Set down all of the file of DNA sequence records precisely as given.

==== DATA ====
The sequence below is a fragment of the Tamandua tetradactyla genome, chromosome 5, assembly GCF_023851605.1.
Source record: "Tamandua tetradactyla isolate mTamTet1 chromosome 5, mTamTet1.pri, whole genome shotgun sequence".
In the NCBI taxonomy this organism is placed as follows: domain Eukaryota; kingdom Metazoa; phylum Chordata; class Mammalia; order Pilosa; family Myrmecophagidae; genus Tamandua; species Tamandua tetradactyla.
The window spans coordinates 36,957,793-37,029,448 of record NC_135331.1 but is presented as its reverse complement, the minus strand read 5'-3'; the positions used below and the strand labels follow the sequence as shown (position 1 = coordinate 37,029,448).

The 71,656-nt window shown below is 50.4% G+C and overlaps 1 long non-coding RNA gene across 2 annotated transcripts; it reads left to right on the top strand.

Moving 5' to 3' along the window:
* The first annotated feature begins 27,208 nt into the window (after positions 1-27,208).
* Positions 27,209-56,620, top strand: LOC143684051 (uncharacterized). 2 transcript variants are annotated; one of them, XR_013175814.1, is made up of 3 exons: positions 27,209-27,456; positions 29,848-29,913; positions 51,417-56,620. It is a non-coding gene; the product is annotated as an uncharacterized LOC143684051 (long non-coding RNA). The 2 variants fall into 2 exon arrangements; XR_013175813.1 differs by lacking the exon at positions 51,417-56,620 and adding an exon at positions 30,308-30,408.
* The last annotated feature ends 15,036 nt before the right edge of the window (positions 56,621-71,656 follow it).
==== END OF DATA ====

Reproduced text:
The sequence below is a fragment of the Tamandua tetradactyla genome, chromosome 5, assembly GCF_023851605.1.
Source record: "Tamandua tetradactyla isolate mTamTet1 chromosome 5, mTamTet1.pri, whole genome shotgun sequence".
In the NCBI taxonomy this organism is placed as follows: domain Eukaryota; kingdom Metazoa; phylum Chordata; class Mammalia; order Pilosa; family Myrmecophagidae; genus Tamandua; species Tamandua tetradactyla.
The window spans coordinates 36,957,793-37,029,448 of record NC_135331.1 but is presented as its reverse complement, the minus strand read 5'-3'; the positions used below and the strand labels follow the sequence as shown (position 1 = coordinate 37,029,448).

The 71,656-nt window shown below is 50.4% G+C and overlaps 1 long non-coding RNA gene across 2 annotated transcripts; it reads left to right on the top strand.

Moving 5' to 3' along the window:
* The first annotated feature begins 27,208 nt into the window (after positions 1-27,208).
* Positions 27,209-56,620, top strand: LOC143684051 (uncharacterized). 2 transcript variants are annotated; one of them, XR_013175814.1, is made up of 3 exons: positions 27,209-27,456; positions 29,848-29,913; positions 51,417-56,620. It is a non-coding gene; the product is annotated as an uncharacterized LOC143684051 (long non-coding RNA). The 2 variants fall into 2 exon arrangements; XR_013175813.1 differs by lacking the exon at positions 51,417-56,620 and adding an exon at positions 30,308-30,408.
* The last annotated feature ends 15,036 nt before the right edge of the window (positions 56,621-71,656 follow it).